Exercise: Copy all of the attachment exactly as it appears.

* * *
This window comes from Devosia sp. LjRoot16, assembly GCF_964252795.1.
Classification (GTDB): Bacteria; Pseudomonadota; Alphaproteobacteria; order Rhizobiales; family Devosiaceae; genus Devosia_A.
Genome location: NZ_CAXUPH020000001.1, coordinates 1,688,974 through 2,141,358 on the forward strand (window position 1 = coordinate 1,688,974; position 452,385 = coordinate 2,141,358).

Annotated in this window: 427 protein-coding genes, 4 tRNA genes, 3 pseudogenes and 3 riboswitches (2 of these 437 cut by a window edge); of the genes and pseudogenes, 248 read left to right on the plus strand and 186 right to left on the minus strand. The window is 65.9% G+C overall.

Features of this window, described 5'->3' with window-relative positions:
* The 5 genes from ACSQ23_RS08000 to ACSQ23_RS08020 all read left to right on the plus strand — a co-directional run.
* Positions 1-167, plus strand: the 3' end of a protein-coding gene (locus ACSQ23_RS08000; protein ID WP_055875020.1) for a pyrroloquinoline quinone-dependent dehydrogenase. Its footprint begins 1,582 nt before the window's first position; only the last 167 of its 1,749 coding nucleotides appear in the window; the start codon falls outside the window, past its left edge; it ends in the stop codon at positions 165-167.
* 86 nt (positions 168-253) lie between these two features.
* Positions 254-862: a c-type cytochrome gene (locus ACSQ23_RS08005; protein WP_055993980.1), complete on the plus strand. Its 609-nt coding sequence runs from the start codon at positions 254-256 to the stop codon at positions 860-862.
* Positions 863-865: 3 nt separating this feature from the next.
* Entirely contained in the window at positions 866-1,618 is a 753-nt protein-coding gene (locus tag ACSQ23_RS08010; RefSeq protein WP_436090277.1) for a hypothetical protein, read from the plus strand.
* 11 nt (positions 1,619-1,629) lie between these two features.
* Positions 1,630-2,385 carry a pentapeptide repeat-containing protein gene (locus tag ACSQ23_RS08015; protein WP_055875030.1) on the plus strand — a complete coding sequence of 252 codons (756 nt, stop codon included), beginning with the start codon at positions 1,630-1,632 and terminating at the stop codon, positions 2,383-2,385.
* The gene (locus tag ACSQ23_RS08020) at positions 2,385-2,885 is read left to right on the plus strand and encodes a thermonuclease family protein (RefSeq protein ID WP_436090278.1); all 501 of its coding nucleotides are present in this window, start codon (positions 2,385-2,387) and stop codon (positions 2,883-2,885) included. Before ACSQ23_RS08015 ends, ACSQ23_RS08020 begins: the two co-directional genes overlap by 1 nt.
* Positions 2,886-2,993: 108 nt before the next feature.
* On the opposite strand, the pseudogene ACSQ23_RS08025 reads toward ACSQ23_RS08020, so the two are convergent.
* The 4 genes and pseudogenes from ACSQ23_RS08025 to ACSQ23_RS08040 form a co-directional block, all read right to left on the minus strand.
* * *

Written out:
This window comes from Devosia sp. LjRoot16, assembly GCF_964252795.1.
Classification (GTDB): Bacteria; Pseudomonadota; Alphaproteobacteria; order Rhizobiales; family Devosiaceae; genus Devosia_A.
Genome location: NZ_CAXUPH020000001.1, coordinates 1,688,974 through 2,141,358 on the forward strand (window position 1 = coordinate 1,688,974; position 452,385 = coordinate 2,141,358).

Annotated in this window: 427 protein-coding genes, 4 tRNA genes, 3 pseudogenes and 3 riboswitches (2 of these 437 cut by a window edge); of the genes and pseudogenes, 248 read left to right on the plus strand and 186 right to left on the minus strand. The window is 65.9% G+C overall.

Features of this window, described 5'->3' with window-relative positions:
* The 5 genes from ACSQ23_RS08000 to ACSQ23_RS08020 all read left to right on the plus strand — a co-directional run.
* Positions 1-167, plus strand: the 3' end of a protein-coding gene (locus ACSQ23_RS08000; protein ID WP_055875020.1) for a pyrroloquinoline quinone-dependent dehydrogenase. Its footprint begins 1,582 nt before the window's first position; only the last 167 of its 1,749 coding nucleotides appear in the window; the start codon falls outside the window, past its left edge; it ends in the stop codon at positions 165-167.
* 86 nt (positions 168-253) lie between these two features.
* Positions 254-862: a c-type cytochrome gene (locus ACSQ23_RS08005; protein WP_055993980.1), complete on the plus strand. Its 609-nt coding sequence runs from the start codon at positions 254-256 to the stop codon at positions 860-862.
* Positions 863-865: 3 nt separating this feature from the next.
* Entirely contained in the window at positions 866-1,618 is a 753-nt protein-coding gene (locus tag ACSQ23_RS08010; RefSeq protein WP_436090277.1) for a hypothetical protein, read from the plus strand.
* 11 nt (positions 1,619-1,629) lie between these two features.
* Positions 1,630-2,385 carry a pentapeptide repeat-containing protein gene (locus tag ACSQ23_RS08015; protein WP_055875030.1) on the plus strand — a complete coding sequence of 252 codons (756 nt, stop codon included), beginning with the start codon at positions 1,630-1,632 and terminating at the stop codon, positions 2,383-2,385.
* The gene (locus tag ACSQ23_RS08020) at positions 2,385-2,885 is read left to right on the plus strand and encodes a thermonuclease family protein (RefSeq protein ID WP_436090278.1); all 501 of its coding nucleotides are present in this window, start codon (positions 2,385-2,387) and stop codon (positions 2,883-2,885) included. Before ACSQ23_RS08015 ends, ACSQ23_RS08020 begins: the two co-directional genes overlap by 1 nt.
* Positions 2,886-2,993: 108 nt before the next feature.
* On the opposite strand, the pseudogene ACSQ23_RS08025 reads toward ACSQ23_RS08020, so the two are convergent.
* The 4 genes and pseudogenes from ACSQ23_RS08025 to ACSQ23_RS08040 form a co-directional block, all read right to left on the minus strand.